6x47, SixtyTen, svt40 and 1 others like this.

  7. #7
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    Quote Originally Posted by SiB View Post
    DSLR is a rabbit hole that like specialist shooting type pursuits, can take you very quickly into some serious $.

    Fixed lens, mirrorless? Full frame or half frame? Start simple and build slow.

    Older second hand digital gear will be half frame and quite cheap. But you’re limited to maybe 12mP.
    More modern are twice that.

    Look at the weight too. They are bulky. Not fun to drag around on a hunt.

    My 2c worth.

    I have a 12mP Canon 400 DSLR I’ll sell if you’re keen.
    All good advice from SiB. Its also amazing what a cellphone camera can do these days. A huge chunk of the camera market has been eaten away by cellphones and deservedly so, small, light, convenient and their performance for the size is outstanding.

    Ive got a m4/3 setup with a bunch of lenses im very happy with, its very portable. Im not selling but do recommend lots of reading online to understand the market before you throw any big $ at anything. Something like the 80D + 18-135 combo Alan has above would be worth a look, a lot of flexibility in one lens there.

  8. #8
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    I also have the Canon 80D.
    Great camera, but not weather sealed.
    If you want a camera to take away out in the bush then you should perhaps be looking for weather sealed camera and lenses.
    None of these are cheap!
    I just bought the Canon 70-300 IS II lens ($900ish). Great wee lens. Instant focus (they have a new 'nano' motor in the lens to drive the focus mechanism).
    These things lock onto a moving target (subject) quicker than an eye blink.
    So an 80D is a nice camera. The 18-135 lens comes in 3 versions (all are good, later is better). That's a good lens too, but I 'needed' more length for distant objects...hence the 70-300.
    Depends on how much you want to spend...it's a slippery slope down another rabbit hole.
    Check out Ken Rockwell for reviews of cameras, and lenses.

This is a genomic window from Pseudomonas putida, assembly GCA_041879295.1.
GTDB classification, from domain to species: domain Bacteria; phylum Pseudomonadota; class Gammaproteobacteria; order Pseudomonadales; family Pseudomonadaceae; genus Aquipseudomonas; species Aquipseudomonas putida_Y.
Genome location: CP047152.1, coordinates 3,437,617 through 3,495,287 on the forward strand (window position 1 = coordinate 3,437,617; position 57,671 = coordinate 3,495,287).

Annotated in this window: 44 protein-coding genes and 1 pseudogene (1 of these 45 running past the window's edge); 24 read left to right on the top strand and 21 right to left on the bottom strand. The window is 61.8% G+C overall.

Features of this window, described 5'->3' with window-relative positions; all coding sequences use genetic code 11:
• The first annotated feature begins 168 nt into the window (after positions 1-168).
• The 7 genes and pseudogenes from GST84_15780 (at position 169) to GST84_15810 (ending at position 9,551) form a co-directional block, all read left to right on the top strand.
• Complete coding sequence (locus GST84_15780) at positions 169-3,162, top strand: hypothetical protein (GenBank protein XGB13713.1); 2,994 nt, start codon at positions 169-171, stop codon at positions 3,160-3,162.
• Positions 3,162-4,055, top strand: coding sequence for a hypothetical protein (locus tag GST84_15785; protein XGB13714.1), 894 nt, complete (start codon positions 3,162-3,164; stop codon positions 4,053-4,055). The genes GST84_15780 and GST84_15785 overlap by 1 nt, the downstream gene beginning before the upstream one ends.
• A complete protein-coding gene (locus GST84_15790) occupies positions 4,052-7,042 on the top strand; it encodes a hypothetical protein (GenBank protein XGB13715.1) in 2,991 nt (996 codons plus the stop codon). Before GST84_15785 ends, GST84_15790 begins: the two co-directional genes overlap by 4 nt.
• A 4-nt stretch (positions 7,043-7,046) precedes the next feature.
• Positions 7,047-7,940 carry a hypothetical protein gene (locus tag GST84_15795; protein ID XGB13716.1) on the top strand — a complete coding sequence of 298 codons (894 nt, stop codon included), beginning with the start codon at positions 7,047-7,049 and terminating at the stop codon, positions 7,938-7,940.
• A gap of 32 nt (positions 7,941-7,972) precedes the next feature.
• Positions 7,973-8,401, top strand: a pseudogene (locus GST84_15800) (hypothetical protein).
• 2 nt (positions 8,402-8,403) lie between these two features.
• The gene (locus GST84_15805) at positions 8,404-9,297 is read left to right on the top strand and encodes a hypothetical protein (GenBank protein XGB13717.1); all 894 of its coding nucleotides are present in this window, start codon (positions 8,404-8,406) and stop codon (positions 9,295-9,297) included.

https://www.kenrockwell.com/tech/reviews.htm

  9. #9
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    Got a 550D that I would be prepared to sell, two lenses (the package ones) comes with bag as well.

  10. #10
    John Galt Sr.
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    OK... Nikon guy here. To hell with all you cannon fans.
    I find that the controls come easier to hand than the cannons, but then I've had nikon since 35mm days so... If you're starting from zero there probably isn't much in it.

    Need to define your objective. "Better than your cellphone", could be a new cellphone... I believe they even make full-frame compacts now.

    Any of the JBhifi/harvey norman kits are very average. Average bodies, average lenses.

    Any lens that covers a range (and the wider the range the worse it gets) is a compromise. A fixed 50mm will be more accurate than a 30-120mm, set at 50. I would ideally avoid zoom-range lenses, but they are convinient until they wear and lose collimation.

    Unless you're getting super-anal then most sensors now available will meet the need. You don't need full frame until you start spending proper money on lenses.
    You can probably ignore "megapixels" as marketing jib.

    If buying second hand then take note of the shutter count. Consumer bodies will die sooner than commercial ones, but people who buy commercial will generally sell theirs with more % life left.
    Of course this isn't a given and someone who nanna's their harvey special might see a higher count than the guy who takes his D1 skydiving and rockclimbing...

    Need to define your objective. Old japanese glass beats new chinese glass all day. Lens servos are one more thing to go wrong (AF) but most new cameras don't have the microprism ring of the old filmys so focusing by eye is a challenge especially if you're blind like me.

    I like lenses with tight apertures (high f-stop number, 22 is good)
    Higher number generally indicates lower abberation=better quality.

    Brands I would consider for a body, in order, are Nikon, Olympus, Cannon. Lenses from sigma or nikkor.
    Not to say any other brand wont serve you well, just thems my picks.
    hotbarrels and SkiHunt like this.
    "Did you know deer aren't bulletproof, and they're made of food?" - Joe Rogan
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  11. #11
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    All of the above is good advice, and I will add the following:
    1. No phone camera on the planet will achieve the picture quality of a mid price or better DSLR or mirrorless camera (and I have an iPhone 12Pro)
    2. This is particularly true if you are in low light situations eg in the bush hunting.